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lifestyle lemons

Thou shall not judge (unless thou is perfect).

I'm not into pointing fingers... therefore, I don't believe our role is to tell our clients to refrain, rather, it is to educate so clients can take responsibility and control.

If our clients are making informed choices to engage/not engage in lifestyle activities that affect skin health then that is their prerogative. I choose to educate so that others can make 'informed' lifestyle choices, and offer alternative ways to combat their habits if they choose to keep them.

Below are the top lifestyle habits I see contributing to poor skin health in clinic,

  • smoking, nicotine causes vasoconstriction, this is a restriction or narrowing of blood vessels limiting oxygen-rich blood flow, this decrease creates oxygen and nutrient deprivation in skin tissue, compromising skin health and wound healing abilities. Smoking is also strongly associated with elastosis in both sexes. Studies show fewer collagen and elastin fibres in the dermis of cigarette smokers causing skin to become slack, hardened and less elastic. This habit also increases free radical formation and has been shown to be a risk factor for developing skin cancer, notably, squamous cell carcinoma. For poor functioning, prematurely aged and sallow toned complexions.. smoking is your go to lifestyle habit.

  • alcohol, regulation of vascular control in the brain falls with alcohol use, this leads to dilation of blood vessels and contributes to facial flushing, telangiectasia, and general 'redness' of the skin. Further, pruritus (generalised skin itchiness) can occur due to poorly metabolised substances that aggravate nerve endings, and additionally, frequent consumption can also impair the immune system, disrupting barrier function and increasing risk of bacterial and fungal skin infections.The following conditions are linked to and/or exacerbated by alcohol intake, rosacea, rhinophyma, psoriasis, dermatitis, urticaria.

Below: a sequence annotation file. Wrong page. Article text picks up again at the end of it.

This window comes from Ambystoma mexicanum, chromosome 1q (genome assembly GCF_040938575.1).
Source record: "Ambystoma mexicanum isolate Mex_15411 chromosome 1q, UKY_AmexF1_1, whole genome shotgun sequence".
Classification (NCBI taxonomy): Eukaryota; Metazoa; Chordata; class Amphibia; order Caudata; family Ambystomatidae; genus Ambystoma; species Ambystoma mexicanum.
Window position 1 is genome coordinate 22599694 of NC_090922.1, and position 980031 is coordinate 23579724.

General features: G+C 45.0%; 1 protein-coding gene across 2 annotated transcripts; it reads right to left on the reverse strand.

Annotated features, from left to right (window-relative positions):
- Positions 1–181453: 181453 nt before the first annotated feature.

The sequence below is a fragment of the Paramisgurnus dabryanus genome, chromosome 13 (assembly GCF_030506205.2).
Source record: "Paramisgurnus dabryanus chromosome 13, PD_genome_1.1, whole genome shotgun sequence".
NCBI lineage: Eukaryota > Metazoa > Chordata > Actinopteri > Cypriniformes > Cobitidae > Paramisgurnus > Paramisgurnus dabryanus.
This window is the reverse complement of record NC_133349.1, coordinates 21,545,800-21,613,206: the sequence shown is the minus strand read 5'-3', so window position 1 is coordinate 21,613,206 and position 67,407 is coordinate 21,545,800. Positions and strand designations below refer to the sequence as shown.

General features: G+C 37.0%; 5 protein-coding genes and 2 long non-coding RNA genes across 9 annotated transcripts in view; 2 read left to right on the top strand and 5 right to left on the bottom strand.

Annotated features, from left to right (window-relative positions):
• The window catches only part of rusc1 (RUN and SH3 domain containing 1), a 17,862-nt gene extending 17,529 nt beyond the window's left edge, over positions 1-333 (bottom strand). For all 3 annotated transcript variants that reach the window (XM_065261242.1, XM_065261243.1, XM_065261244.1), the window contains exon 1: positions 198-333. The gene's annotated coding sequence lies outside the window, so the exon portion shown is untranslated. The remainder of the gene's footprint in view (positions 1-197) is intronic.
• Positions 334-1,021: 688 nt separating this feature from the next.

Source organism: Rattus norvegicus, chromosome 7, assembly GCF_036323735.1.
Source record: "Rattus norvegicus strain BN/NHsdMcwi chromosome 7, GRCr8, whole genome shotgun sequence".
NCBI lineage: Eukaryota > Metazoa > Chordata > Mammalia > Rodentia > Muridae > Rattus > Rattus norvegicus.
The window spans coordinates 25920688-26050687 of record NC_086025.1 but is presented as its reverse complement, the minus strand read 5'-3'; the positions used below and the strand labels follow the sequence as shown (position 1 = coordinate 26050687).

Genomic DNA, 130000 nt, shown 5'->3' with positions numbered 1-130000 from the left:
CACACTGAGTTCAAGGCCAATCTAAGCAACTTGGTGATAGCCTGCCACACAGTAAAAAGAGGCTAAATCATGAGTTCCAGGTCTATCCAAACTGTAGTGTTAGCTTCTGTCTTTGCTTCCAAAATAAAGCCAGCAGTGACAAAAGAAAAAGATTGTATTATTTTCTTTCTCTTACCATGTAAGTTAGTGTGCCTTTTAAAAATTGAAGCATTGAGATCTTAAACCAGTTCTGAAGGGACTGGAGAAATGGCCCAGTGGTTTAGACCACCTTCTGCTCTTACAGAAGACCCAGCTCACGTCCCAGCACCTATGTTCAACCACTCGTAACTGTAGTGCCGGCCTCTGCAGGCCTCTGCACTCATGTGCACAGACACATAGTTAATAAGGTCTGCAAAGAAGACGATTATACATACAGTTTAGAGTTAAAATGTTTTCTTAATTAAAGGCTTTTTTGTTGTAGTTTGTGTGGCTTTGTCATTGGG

• stress, this is a common theme for many and a result of modern day life. Our bodies naturally have an inbuilt stress warrior, a steroid hormone called 'cortisol'. This little gem is what prevents us from having a heart attack when someone jumps out to scare us, it's what slows down our heart rate, lets our pupils re-constrict and lowers all other aspects of our fight or flight response. Cortisol should naturally fluctuate in response to daily challenges, rising when needed, and falling when not. In todays high stress culture, cortisol is often seen at a chronically high a circulating level due to constant challenge. Among many other health consequences chronic cortisol can have, in terms of skin, lowered immunity, poor wound healing, sluggish circulation and inflammation are a concern.

  • diet, ok this is a HUGE topic with many implications on skin health, look out for a future blog post covering this in more depth, however the bottom line is... High sugar intake = glycation. Glycation occurs when the sugar in your bloodstream attaches to proteins, forming harmful new molecules called advanced glycation end products, or AGEs. This leads to premature loss of elasticity and compromised collagen, this is the loss of your skins beautiful plump mesh. Further, there is an abundance of study on the implications of diet on conditions such as acne and rosacea. Low acidity, low sugar (dairy, processed carbs, sweets, honey, sodas & juices) & high intake of colourful vegetables will ensure you're getting loads of antioxidants and micronutrients to keep your complexion radiant.

All things in moderation, however (without getting too science-y on you) the above are all interrelated and together create an environment of an inflammatory nature, providing grounds for disorder and disease.

Balance is key.

If you don't know, you don't know... but now you know.

Are you sabotaging your glow?

With love

x L

With thanks to the following sources,

Adam Friedman, M. (2017). You Are What You Drink: The Harmful Effects of Alcohol on Your Skin - The Skin You're In.

Cortisol and Adrenal Function | Dr. James Wilson's (2017). Dr. James L. Wilson's

Cutaneous adverse effects of alcohol | DermNet New Zealand. (2017).

Farage, M., Miller, K., Elsner, P., & Maibach, H. (2017). Intrinsic and extrinsic factors in skin ageing: a review.

Glycation associated skin autofluorescence and skin elasticity are related to chronological age and body mass index of healthy subjects. (2017). Experimental Gerontology.

Knuutinen, A., Kokkonen, N., Risteli, J., Vahakangas, K., Kallioinen, M., & Salo, T. et al. (2017). Smoking affects collagen synthesis and extracellular matrix turnover in human skin.

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